Ocwen to Spin Off Services, Technology Unit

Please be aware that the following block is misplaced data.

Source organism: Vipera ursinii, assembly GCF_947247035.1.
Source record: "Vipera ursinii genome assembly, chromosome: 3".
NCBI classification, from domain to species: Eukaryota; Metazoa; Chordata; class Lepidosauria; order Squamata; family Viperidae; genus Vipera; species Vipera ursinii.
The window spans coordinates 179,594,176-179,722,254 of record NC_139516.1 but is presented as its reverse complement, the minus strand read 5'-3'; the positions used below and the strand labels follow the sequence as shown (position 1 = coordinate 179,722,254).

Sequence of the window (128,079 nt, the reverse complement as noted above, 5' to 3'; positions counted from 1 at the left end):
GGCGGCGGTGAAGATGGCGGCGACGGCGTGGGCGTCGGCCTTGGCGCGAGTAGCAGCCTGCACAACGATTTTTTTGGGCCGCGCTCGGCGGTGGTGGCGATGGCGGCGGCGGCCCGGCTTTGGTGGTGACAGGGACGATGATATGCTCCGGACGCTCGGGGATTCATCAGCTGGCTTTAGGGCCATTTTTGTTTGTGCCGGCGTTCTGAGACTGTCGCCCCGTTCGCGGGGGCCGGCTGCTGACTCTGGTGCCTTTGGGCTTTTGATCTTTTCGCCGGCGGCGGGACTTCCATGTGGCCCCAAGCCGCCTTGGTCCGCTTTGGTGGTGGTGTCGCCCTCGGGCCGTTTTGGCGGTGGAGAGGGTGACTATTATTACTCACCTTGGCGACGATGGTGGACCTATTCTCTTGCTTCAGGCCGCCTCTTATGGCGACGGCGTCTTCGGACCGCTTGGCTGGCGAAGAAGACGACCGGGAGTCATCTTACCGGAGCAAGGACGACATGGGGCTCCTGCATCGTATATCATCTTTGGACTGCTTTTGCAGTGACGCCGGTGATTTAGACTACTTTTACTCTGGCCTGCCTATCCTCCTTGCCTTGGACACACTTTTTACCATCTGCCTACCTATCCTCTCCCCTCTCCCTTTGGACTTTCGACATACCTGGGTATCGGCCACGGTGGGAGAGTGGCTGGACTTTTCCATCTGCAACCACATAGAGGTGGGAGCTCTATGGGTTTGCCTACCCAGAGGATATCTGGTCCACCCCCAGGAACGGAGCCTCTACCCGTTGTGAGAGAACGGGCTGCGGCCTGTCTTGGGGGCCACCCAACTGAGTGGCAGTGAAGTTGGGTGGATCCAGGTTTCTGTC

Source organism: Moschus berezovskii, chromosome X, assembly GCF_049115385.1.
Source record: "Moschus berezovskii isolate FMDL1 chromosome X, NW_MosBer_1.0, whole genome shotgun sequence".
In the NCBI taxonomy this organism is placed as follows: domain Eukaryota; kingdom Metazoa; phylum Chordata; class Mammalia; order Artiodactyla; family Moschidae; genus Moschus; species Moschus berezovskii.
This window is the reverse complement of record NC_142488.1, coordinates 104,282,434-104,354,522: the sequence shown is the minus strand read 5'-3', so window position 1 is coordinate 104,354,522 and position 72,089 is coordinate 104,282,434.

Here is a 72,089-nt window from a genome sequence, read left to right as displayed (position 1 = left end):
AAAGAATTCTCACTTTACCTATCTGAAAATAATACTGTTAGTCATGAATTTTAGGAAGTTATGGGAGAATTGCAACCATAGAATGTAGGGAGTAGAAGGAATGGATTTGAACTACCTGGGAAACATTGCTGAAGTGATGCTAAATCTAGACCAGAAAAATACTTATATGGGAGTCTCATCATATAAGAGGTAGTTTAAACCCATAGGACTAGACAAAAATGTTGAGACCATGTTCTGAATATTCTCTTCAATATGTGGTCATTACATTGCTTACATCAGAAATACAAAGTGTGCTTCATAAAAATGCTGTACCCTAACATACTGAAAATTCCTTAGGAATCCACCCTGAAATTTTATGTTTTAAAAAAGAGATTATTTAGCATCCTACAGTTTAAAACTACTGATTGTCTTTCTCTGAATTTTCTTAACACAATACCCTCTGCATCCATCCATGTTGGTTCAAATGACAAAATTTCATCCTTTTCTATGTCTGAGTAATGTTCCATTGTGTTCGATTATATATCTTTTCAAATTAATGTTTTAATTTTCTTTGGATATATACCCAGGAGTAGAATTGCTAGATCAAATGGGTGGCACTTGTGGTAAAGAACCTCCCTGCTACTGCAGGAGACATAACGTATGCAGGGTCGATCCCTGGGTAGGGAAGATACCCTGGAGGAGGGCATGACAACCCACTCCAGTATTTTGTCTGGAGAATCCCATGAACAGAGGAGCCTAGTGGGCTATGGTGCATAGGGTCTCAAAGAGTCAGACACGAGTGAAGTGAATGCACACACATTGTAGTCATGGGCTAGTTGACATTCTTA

As has been rumored for months now, Ocwen Financial Corporation (OCN) said Friday morning that it will look to spin off its technology and business process outsourcing business line, Ocwen Solutions, separating it from its core subprime mortgage servicing operation. Company officials confirmed they are targeting Q2 2009 for the spin off, with current OCN shareholders receiving shares of the new publicly-traded company as part of the transaction. Ocwen Solutions serves the mortgage and consumer finance industries through three business segments: mortgage services, technology products and financial services. The business line uses many of the proprietary approaches and technology that have made Ocwen Financial Corporation's servicing platform what it is today, the company said. "We believe that there are a number of benefits to making Ocwen Solutions an independent company," said Ocwen chairman and CEO William Erbey. "As an independent company, Ocwen Solutions will be better positioned to pursue business opportunities with other servicers. The separation will allow potential investors to choose between the contrasting business models of servicing and business process outsourcing, as each is valued differently by the equity markets." More than a few service providers in the mortgage space this year have looked to spin off their solutions businesses -- Fidelity National Information Services Inc. (FIS) successfully spun off its Lender Processing Services, Inc. (LPS) business unit earlier this year, a unit that provides key services to mortgages servicers nationwide. And The First American Corp. (FAF) has said it will also look to spin off its information solutions division at some point in the near future, although it has delayed the transaction thus far due to dour market conditions. Ocwen Solutions operates what Erbey characterized as an "asset light" business model, with less than $24 million in tangible assets at Sept. 30, 2008 -- but the business unit has generated approximately $163 million of trailing twelve months revenue, he said. Erbey also said that the spin-off would allow Ocwen Solutions to offer stock to potential acquisition targets. The solutions unit at Ocwen provides a wide range of services and technology to servicers and originators, as well as investors -- a list that includes due diligence, underwriting, valuation, default process, property preservation, loss mitigation processing, title, and business process outsourcing. The company has thus far been a mid-tier player in the mortgage services space, but the spin-off clearly signals Ocwen's intent on raising its profile in the space going forward. As for Ocwen Financial, the company's core mortgage servicing business handles approximately 342,000 mortgages, approximately 85 percent of which are subprime, representing an aggregate unpaid balance of $42 billion. Ocwen has publicly touted its loss mitigation initiatives this year, highlighting recently that the company has achieved loan workouts avoiding foreclosures for approximately 60,000 homes around the country. "The robust and scalable technology and approaches that have enabled us to help many at-risk homeowners -- and also keep loans performing -- will be increasingly available through Ocwen Solutions to the growing number of companies and institutions that need to improve the performance of challenged portfolios," said Erbey, who said that Ocwen Financial is itself aggressively looking to grow its servicing portfolio as well over the next fiscal year. Ocwen Financial recently applied to convert to a bank holding company, according to an American Banker report. The servicer had ditched its previous charter with the Office of Thrift Supervision back in 2005; and while the company has not commented on its pending application, more than a few sources have speculated the large subprime servicer is looking to access liquidity via the U.S. Treasury in order to fund its operations and cover servicer advances. Write to Paul Jackson at firstname.lastname@example.org. Disclosure: The author was long common shares of LPS, and held no other relevant investment positions when this story was published. Indirect holdings may exist via mutual fund investments. HW reporters and writers follow a strict disclosure policy, the first in the mortgage trade.